[Tutor] Storing Data Records in XML File
John.Gooch at echostar.com
Tue Jul 12 18:44:15 CEST 2005
I have a Python script that stores the results of the processing that it
does in a
database, but it has to have an alternate way of storing its data in a
database-friendly way (XML)in case the database is not available ( connected
down, data store full, etc. ).
Any recommendations on a way to do this? i.e. what modules what methods?
Thanks in advance,
John A. Gooch
IT - Tools
EchoStar Satellite L.L.C.
9601 S. Meridian Blvd.
Englewood, CO 80112
From: tutor-bounces at python.org [mailto:tutor-bounces at python.org] On Behalf
Of Don Parris
Sent: Tuesday, July 12, 2005 9:58 AM
To: Python tutor
Subject: Re: [Tutor] OT python Licences
On Tue, 12 Jul 2005 10:49:22 +0100
Dave S <pythontut at pusspaws.net> wrote:
> This is a bit OT but here goes.
> My work wants me to write a fairly large python script to analyze some
> technical ASCII data files. Python and its libraries are GPL.
> That being the case am I right in thinking that my script would also
> have to be GPL and I would have to inform my employer as I hand it
> over ?
> Secondly it would have to run in Windows, The results could pop up on
> a DOS window. However I was looking at QT until I read the Windows
> license. Are there any widget libraries that would allow me to program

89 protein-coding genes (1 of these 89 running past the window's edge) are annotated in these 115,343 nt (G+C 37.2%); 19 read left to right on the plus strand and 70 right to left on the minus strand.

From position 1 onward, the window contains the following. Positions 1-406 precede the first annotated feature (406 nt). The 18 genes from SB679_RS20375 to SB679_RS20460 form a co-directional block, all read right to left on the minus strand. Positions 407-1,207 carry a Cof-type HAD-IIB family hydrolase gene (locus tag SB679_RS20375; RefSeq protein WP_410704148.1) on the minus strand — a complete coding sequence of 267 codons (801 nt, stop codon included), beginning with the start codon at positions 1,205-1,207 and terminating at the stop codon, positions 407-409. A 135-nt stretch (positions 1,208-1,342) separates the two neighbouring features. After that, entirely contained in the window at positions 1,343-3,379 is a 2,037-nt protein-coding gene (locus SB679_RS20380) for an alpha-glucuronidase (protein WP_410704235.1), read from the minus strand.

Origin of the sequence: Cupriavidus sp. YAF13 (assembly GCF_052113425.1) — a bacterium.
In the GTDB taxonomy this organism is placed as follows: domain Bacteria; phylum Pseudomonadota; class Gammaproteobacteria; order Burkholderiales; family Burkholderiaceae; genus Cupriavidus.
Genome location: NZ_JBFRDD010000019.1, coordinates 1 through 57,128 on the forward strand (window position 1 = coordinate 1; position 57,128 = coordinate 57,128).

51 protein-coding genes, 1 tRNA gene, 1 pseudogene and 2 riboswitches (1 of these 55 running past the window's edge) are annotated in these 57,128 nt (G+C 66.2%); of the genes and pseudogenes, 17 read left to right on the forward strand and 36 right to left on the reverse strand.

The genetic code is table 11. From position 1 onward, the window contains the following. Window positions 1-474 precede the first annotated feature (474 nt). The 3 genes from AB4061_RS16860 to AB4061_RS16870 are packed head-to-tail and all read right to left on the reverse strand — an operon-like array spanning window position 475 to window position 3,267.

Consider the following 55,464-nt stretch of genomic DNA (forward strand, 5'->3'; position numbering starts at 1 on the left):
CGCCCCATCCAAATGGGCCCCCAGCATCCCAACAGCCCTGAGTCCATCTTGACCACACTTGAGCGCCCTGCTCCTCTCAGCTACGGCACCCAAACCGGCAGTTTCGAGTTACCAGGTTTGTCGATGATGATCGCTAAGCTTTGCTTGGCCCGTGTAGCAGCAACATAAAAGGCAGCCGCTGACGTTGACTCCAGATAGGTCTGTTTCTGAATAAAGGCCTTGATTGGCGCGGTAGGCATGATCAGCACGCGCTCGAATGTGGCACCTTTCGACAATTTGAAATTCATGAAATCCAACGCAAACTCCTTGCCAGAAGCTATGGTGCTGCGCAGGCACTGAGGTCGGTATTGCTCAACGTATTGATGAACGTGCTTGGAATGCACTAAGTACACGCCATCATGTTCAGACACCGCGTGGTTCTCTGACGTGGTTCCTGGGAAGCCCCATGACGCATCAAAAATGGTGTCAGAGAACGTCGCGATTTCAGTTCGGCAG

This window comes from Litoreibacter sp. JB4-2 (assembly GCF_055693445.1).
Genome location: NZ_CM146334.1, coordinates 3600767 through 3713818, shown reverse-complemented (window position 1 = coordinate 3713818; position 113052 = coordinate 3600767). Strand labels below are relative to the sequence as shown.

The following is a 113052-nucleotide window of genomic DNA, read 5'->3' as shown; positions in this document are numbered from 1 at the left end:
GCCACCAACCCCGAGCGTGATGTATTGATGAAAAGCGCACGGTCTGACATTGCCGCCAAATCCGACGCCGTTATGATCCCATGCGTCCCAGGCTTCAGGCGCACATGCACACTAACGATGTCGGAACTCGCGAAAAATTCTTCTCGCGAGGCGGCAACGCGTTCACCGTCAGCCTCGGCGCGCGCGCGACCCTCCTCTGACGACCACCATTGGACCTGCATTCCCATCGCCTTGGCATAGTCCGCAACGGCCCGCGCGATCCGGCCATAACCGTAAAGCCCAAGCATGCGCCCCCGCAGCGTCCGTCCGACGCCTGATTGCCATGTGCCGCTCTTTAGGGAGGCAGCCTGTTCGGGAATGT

> for windows commercially without any license or fees ?
> Thanks in advance
While Python is not GPL'ed, any work you do release under a GPL license can
be used in-house without being redistributed. In a sense, that makes it
proprietary, but it's still libre for the user - the main point of the GPL.
As long as the program is not being redistributed, the GPL does not apply.
IOW, your company is not forced to release the code. As soon as your
employer distributes the code outside the company (public release), it falls
under the terms of the GPL.
The GPL FAQ is available at the FSF website, and offers some excellent
answers to interesting questions. As stated in another e-mail the current
Python license is compatible with the GPL. There were a couple of versions
of Python (1.?.?) that the FSF considered incompatible. The GPL is
copyleft, the Python License is a non-copyleft license, meaning that the
code can be made proprietary.
Don, who is preparing for his presentation on FOSS licenses at next month's
CharLUG meeting. :-)
evangelinux GNU Evangelist
"Free software is like God's love - you can share it with anyone anytime
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